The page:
An excessively morbid and unsubtle second remake of the 1949 film noir classic, D.O.A. remains unbelievable and unappealing despite a barnstorming central performance by Dennis Quaid.
Scripter uses two central MacGuffins to get the pot boiling. First Quaid is an English prof who’s unwilling to read his precocious student Nick Lang’s (played by Rob Knepper) novel. Just as hard-drinking Quaid marks an A on the still unread manuscript, Nick falls to his death past Quaid’s window, an apparent suicide.
Second, pic’s structure (bookended with black-&-white sequences at the police station) and catalyst are from Russell Rouse and Clarence Green’s 1949 screenplay for D.O.A. In the third reel Quaid is diagnosed as having ingested a luminous poison, with only one to two days left to live. The protagonist who has given up on life since publishing his last novel four years back now has an obsession to live for: find his own killer.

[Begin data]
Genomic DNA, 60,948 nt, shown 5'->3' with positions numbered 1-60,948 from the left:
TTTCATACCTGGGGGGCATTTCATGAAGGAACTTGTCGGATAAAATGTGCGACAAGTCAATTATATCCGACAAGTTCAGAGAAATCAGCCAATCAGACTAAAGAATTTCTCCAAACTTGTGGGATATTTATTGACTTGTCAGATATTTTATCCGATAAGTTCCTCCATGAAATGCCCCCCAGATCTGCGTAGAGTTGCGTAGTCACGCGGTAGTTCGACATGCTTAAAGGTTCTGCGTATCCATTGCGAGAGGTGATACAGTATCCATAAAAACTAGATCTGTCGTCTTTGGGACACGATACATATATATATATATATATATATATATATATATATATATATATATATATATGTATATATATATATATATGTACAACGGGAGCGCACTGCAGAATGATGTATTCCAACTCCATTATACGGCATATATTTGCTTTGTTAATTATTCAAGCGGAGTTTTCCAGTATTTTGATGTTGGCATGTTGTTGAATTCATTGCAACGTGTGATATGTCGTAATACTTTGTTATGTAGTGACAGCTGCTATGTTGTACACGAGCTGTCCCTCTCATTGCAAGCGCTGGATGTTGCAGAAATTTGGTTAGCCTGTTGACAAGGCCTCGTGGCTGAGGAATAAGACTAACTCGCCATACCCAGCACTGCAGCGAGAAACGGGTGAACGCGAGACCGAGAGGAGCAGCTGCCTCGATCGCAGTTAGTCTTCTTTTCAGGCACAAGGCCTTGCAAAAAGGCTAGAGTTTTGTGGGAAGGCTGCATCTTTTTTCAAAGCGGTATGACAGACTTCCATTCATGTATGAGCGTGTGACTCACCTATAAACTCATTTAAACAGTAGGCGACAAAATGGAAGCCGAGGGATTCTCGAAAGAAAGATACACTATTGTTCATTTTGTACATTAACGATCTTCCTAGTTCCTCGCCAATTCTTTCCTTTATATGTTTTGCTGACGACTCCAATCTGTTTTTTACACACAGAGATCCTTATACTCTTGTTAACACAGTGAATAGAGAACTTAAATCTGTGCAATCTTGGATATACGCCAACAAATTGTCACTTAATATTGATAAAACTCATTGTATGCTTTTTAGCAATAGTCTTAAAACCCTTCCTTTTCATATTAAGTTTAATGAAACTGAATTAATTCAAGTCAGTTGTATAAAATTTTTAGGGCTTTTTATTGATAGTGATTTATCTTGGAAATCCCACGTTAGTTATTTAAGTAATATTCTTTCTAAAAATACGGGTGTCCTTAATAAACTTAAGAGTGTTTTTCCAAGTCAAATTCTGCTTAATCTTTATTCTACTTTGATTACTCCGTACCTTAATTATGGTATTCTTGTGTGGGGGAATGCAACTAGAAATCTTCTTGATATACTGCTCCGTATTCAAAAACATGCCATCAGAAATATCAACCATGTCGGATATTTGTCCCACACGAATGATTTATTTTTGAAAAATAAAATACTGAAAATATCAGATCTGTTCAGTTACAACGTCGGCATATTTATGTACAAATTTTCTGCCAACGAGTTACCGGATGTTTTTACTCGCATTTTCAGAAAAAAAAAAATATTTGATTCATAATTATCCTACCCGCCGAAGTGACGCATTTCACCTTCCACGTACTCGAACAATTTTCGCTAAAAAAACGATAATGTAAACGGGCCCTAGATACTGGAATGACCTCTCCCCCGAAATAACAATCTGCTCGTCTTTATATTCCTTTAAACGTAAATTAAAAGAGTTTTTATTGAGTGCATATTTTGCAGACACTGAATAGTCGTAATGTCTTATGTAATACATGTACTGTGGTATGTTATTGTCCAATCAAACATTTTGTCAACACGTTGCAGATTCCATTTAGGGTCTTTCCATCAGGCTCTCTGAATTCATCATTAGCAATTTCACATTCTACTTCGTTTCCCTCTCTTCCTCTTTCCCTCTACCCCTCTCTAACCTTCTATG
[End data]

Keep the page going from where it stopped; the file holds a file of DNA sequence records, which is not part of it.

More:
Convoluted trail of murder and suicide teams Quaid with Meg Ryan, as a pretty coed with a crush on him.
Hailing from music videos and TV’s Max Headroom, married helmers Rocky Morton and Annabel Jankel overload their maiden feature with visual gimmickry: lots of tilted, or swivelling first-person camerawork plus moire-patterned lighting to create distortion. Acting, particularly by Quaid, Ryan and Knepper, is fine, but Charlotte Rampling is very unflatteringly styled and photographed.